Six Divisions and associated cavalry were stationed at home by 1914 and in most respects was ready to be sent to France should need arise. But the Expeditionary Force was perhaps not quite the “perfect thing apart”. As pointed out by Bidwell and Graham, the army still had no wholly agreed tactical doctrine – the use of cavalry and artillery in particular being subject to considerable debate. But there is nothing unusual about disagreement among military men of the best ways to use the troops and armaments at their disposal. Uncertain doctrine seems to have had little bearing on the performance of the army in the early, mobile, phase of the war in France.
There were two very much more serious disagreements among senior military figures, both current in the few months prior to declaration of war, which did affect the army and its performance in the field: Ireland and compulsory military service.
The possible use of British military force to coerce Unionists in the north of Ireland led to the “Curragh Incident” of March 1914, when Brigadier-General Hubert Gough and a number of officers, faced with the alternative of marching against Ulster or resigning from the service, chose the latter. Although it was resolved quickly the crisis was by no means over. it went on raging for several months, practically till the outbreak of the First World War, which ended the controversy for the time being. The ramifications were most serious: Secretary of State for War Jack Seely (he replaced Haldane in 1912) resigned, designate Commander-in-Chief of the BEF General Sir John French retired, and bad blood was created among the military hierarchy and politicians.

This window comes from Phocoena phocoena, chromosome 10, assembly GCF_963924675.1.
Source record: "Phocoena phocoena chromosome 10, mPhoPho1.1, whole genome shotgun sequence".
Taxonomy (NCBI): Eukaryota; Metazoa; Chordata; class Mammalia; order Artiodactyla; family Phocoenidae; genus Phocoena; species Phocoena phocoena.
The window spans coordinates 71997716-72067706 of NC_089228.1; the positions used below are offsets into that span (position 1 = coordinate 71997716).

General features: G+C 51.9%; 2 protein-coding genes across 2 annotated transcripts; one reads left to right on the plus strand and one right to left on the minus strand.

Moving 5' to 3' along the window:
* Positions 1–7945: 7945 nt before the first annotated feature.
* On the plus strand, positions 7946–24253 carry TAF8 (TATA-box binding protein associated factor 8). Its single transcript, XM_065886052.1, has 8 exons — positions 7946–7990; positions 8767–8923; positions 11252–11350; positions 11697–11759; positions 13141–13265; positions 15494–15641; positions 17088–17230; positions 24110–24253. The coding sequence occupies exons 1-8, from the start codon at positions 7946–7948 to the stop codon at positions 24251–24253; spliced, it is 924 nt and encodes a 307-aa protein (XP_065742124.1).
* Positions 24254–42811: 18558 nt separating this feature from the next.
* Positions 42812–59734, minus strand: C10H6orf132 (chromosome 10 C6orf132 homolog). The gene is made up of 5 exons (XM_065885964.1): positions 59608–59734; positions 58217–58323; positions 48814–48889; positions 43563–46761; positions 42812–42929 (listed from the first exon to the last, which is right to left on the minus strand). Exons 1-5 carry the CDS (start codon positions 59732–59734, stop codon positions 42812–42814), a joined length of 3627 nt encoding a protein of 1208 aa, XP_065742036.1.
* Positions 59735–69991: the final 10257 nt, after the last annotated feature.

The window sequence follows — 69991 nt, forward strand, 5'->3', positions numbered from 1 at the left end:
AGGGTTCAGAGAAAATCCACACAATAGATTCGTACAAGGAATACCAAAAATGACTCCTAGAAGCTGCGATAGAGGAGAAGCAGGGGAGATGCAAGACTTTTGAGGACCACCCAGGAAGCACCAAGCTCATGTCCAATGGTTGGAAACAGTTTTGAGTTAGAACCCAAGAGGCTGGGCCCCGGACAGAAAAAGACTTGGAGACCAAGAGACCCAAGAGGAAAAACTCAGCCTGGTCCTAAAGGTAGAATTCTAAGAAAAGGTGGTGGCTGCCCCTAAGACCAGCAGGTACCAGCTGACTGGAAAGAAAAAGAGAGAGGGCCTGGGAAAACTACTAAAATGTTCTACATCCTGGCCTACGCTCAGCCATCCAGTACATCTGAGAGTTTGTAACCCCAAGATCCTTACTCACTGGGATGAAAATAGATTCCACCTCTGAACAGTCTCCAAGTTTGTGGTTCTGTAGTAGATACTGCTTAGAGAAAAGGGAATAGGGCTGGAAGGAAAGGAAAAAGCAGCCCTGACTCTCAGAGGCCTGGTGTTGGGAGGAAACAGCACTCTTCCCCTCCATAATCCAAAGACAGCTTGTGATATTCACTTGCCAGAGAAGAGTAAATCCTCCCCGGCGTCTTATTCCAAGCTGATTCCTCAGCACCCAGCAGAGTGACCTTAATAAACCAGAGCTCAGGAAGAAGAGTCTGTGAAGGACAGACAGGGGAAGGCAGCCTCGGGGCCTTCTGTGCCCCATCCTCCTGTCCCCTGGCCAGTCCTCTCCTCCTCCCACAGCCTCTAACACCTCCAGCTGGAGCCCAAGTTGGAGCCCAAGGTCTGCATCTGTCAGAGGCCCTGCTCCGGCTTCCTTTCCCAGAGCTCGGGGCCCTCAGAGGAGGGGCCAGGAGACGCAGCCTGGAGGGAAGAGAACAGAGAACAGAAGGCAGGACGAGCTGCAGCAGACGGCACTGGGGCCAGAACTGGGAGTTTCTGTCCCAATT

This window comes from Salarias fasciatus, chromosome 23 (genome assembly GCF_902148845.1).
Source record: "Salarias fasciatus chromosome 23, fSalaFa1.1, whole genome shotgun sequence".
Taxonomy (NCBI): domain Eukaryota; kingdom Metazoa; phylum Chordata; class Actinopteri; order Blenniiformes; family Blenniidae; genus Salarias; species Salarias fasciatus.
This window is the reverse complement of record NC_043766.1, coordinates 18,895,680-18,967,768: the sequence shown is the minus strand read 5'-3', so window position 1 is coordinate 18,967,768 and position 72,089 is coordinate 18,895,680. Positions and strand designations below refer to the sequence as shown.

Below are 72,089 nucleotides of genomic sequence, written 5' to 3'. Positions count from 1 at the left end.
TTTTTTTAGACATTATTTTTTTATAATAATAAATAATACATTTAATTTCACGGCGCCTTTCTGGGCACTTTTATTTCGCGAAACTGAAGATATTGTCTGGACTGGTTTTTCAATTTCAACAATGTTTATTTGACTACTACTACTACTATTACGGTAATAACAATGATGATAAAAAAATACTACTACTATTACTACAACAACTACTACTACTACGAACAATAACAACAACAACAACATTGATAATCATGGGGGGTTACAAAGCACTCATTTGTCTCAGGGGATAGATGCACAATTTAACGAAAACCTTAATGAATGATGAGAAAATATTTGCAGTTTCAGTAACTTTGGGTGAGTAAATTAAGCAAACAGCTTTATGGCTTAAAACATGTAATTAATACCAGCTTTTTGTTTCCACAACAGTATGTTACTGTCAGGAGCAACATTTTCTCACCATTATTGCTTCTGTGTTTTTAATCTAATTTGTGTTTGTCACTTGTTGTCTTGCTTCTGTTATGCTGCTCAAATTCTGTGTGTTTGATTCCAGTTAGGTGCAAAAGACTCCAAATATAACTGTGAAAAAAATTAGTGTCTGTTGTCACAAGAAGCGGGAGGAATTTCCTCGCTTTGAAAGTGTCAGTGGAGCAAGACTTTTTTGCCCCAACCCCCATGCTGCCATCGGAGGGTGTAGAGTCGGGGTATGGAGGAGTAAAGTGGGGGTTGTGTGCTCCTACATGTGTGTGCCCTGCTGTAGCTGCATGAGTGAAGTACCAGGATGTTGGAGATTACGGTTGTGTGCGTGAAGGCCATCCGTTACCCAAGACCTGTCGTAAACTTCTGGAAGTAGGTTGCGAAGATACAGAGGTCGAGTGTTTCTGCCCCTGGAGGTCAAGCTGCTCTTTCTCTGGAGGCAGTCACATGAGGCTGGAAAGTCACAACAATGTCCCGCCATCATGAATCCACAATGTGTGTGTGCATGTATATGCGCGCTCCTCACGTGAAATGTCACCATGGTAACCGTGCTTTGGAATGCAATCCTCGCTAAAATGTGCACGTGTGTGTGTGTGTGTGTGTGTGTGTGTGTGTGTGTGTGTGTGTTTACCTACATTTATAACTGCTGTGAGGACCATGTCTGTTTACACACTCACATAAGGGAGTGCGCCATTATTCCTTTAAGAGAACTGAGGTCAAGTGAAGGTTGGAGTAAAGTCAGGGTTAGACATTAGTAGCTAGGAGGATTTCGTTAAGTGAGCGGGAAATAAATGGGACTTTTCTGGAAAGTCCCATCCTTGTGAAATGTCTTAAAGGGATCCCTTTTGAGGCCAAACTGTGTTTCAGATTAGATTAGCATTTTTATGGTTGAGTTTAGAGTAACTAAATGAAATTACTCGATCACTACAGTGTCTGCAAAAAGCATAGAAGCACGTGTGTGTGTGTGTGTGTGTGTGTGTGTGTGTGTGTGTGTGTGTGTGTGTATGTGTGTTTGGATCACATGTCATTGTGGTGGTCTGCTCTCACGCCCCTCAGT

The argument over compulsory service was a much more drawn-out affair, and perhaps less poisonous but nonetheless a source of rivalry and friction. Many of those who believed that Britain needed a large standing army on the European scale formed the National Service League in 1901: under the presidencies of Lord Raglan and Lord Frederick Roberts of Kandahar it became a loud and pressing voice for compulsory service. Against it were figures of equal standing including General Sir Ian Hamilton. Haldane later said that “no doubt it would have been a nice thing to have in 1914 a great army” made up of national servicemen. But such an army would have taken two generations at least to raise and train in peace time, and if we had laid out our money on it after 1870 instead of on ships, we should not have had the sea power which Tirpitz says gave us “bulldog” strength. In strategy and in military organization you can not successfully bestride two horses at once. [Haldane]
By around 1912, the army was ready for the expected war. It was of the size, shape and readiness to be deployed in accordance with a well tuned plan and seemed a wholly suitable instrument with which to implement the defensive, empire minded, foreign policy of the world’s wealthiest nation in alliance with France and Russia.
Was Britain ready for war in 1914?
The British Expeditionary Force of 1914 was well equipped and well trained; but was the army ready for war?
When men could finally look back and review the Great War and the unprecedented and improvised steps that had to be taken in order to win, it was all too easy to form the opinion that Britain had entered into it poorly prepared. Even Sir Douglas Haig, victorious Commander-in-Chief of the British Armies in France and Flanders, who had been involved in pre-war planning and presumably had an appreciation of the complexities and sensitivities of the time, said in 1919: In the first place, we were unprepared for war, or at any rate for a war of such magnitude. We were deficient in both trained men and military material, and, what was more important, had no machinery ready by which either men or material could be produced in anything approaching the requisite quantities.